Santa Fe in Santa Fe County, New Mexico — The American Mountains (Southwest)
Fray Angélico Chávez
(1910 – 1996)
Priest – Poet – Historian – Archivist
Artist – Author – Biographer – Genealogist
And native-born New Mexican
Major, U.S. Army – W.W. II & Korean Conflict
“THE LOVE I Love is one, but one, The only Rose!”
From The Single Rose 1948
This statue commissioned by Judge Harry Long Bigbee
A long-time friend of the Chavez family.
Location. 35° 41.29′ N, 105° 56.255′ W. Marker is in Santa Fe, New Mexico, in Santa Fe County. Marker is on Washington Avenue 0.1 miles north of East Palace Avenue, on the right when traveling south. Click for map. Marker and statue are located in front of the Washington Avenue entrance to the New Mexico History Museum. Marker is at or near this postal address: 124 Washington Avenue, Santa Fe NM 87501, United States of America.
Other nearby markers. At least 8 other markers are within walking distance of this marker. Hitching Post at the End of the Trail (within shouting distance of this marker); Site of Santa Fe’s First Chapel (within shouting distance of this marker); El Palacio Real (within shouting distance of this marker); Annexation of New Mexico (about 300 A Building Stood Here Before 1680 (about 300 feet away); Captain Diego Arias de Quiros (about 300 feet away); The Spitz Clock (about 400 feet away); To the Heroes (about 400 feet away). Click for a list of all markers in Santa Fe.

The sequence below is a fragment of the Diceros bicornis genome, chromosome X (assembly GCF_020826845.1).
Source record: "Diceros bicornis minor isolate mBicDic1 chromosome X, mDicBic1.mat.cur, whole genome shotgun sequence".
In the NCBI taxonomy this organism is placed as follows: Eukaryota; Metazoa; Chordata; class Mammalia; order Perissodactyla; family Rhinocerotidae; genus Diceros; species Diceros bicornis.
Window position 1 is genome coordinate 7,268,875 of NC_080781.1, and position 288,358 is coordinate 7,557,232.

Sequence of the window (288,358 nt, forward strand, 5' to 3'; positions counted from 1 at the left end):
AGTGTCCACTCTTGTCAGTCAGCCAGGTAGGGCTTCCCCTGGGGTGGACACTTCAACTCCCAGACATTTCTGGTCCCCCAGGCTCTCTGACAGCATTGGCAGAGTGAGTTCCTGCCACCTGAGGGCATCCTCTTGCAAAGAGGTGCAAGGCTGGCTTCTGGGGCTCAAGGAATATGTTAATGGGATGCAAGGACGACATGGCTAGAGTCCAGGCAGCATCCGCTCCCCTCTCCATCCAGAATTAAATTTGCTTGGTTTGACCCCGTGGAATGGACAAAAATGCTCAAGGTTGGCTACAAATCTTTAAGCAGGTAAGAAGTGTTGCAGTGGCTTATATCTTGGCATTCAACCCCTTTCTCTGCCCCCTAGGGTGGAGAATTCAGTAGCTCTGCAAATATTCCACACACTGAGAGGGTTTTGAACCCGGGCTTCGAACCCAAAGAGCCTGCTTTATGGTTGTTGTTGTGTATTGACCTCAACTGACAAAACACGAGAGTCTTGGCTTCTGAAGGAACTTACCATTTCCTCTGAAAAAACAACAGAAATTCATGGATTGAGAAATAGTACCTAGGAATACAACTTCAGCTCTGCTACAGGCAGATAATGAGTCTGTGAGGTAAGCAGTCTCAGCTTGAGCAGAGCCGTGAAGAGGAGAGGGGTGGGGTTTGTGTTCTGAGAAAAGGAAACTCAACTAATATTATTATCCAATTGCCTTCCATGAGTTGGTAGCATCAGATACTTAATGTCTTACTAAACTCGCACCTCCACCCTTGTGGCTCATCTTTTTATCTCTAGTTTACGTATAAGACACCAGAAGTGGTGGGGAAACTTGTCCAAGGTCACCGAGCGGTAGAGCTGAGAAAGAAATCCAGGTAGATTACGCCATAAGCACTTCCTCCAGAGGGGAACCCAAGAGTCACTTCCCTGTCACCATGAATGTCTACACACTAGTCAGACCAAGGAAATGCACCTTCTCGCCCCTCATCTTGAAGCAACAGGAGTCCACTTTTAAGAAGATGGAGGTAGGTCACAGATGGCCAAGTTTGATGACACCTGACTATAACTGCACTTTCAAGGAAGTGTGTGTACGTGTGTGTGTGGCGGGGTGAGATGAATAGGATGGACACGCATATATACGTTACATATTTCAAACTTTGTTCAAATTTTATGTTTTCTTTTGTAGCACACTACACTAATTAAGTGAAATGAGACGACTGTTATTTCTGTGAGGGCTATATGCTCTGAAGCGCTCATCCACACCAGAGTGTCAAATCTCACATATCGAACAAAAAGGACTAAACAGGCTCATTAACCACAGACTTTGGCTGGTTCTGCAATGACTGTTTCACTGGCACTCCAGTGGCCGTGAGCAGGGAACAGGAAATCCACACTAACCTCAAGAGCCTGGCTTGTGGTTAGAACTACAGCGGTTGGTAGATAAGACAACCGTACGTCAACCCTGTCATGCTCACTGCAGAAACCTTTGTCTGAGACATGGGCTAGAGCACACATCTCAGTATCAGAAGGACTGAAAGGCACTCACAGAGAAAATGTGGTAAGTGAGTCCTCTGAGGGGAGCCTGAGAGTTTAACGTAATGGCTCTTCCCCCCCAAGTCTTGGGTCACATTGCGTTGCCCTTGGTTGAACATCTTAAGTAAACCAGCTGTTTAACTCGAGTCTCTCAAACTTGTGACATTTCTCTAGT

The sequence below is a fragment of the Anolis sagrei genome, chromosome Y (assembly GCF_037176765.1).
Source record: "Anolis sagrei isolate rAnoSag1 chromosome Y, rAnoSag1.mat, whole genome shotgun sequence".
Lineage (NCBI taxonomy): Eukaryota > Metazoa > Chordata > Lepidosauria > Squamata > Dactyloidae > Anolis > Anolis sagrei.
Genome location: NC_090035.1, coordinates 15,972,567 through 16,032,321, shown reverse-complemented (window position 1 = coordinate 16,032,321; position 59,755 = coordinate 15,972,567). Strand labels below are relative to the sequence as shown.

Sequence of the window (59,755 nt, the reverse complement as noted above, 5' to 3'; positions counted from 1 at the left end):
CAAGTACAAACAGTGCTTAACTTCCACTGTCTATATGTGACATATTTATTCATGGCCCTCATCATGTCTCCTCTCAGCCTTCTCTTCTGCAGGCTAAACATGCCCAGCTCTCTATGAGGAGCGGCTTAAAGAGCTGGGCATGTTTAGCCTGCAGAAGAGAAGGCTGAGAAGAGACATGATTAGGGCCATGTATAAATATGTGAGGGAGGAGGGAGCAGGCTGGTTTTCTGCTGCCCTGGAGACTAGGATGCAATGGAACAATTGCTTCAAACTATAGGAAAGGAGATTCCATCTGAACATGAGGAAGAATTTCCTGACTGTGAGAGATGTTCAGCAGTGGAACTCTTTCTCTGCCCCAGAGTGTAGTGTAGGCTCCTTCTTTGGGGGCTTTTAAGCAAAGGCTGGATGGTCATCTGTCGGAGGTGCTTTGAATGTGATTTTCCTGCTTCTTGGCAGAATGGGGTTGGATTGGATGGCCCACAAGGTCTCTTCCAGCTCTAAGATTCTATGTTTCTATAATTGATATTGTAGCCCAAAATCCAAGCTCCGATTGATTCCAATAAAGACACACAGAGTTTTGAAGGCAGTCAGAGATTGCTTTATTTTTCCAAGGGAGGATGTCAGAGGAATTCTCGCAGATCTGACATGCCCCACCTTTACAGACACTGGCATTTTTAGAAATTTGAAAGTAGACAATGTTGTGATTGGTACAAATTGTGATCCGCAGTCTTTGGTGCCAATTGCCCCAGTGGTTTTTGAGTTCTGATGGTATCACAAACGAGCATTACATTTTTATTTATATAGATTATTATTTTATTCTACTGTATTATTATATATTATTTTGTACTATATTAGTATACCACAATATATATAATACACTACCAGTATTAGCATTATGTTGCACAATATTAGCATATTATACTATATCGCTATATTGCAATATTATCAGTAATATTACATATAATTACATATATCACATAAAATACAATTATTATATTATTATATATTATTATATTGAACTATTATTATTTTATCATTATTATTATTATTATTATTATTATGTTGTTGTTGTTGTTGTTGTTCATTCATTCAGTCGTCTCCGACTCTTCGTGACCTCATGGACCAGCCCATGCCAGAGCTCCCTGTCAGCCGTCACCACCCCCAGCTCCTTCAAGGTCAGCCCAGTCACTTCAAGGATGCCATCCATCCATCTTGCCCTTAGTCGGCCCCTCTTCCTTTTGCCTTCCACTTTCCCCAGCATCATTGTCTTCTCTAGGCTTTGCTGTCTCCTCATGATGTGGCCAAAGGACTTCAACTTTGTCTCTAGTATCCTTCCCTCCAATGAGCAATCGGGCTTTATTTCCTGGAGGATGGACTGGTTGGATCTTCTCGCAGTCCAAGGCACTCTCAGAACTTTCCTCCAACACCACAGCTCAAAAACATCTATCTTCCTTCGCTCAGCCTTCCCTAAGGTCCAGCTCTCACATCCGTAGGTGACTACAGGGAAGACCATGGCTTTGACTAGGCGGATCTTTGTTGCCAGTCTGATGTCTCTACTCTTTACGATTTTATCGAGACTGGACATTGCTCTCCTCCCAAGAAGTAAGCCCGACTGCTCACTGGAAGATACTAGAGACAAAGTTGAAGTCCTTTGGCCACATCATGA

Also see . . . Fray Angelico Chavez.
On 10 April 1910 Fabián Chavéz and María Nicolasa Roybal de Chávez welcomed the birth of their first child, Manuel Ezequiel Chávez, in the small northern town of Wagon Mound, New Mexico. The family, which would eventually include ten children, briefly left New Mexico moving to San Diego, California, where Fabián worked as a carpenter for the Panama-California Exposition. While in San Diego, most likely at the exposition itself, Manuel learned of the important role of the Franciscans in the history of the Americas. Upon the family’s return to New Mexico, Manuel attended the local public school in Mora run by the Sisters of Loretto. As early as the fourth or fifth grade, he announced his desire to become a Franciscan. (Submitted on April 3, 2014, by Cosmos Mariner of Cape Canaveral, Florida.)
Categories. • Notable Persons •
Credits. This page originally submitted on , by Cosmos Mariner of Cape Canaveral, Florida. This page has been viewed 168 times since then and 54 times this year. Photos: 1, 2, 3. submitted on , by Cosmos Mariner of Cape Canaveral, Florida. • Bill Pfingsten was the editor who published this page. This page was last revised on June 16, 2016.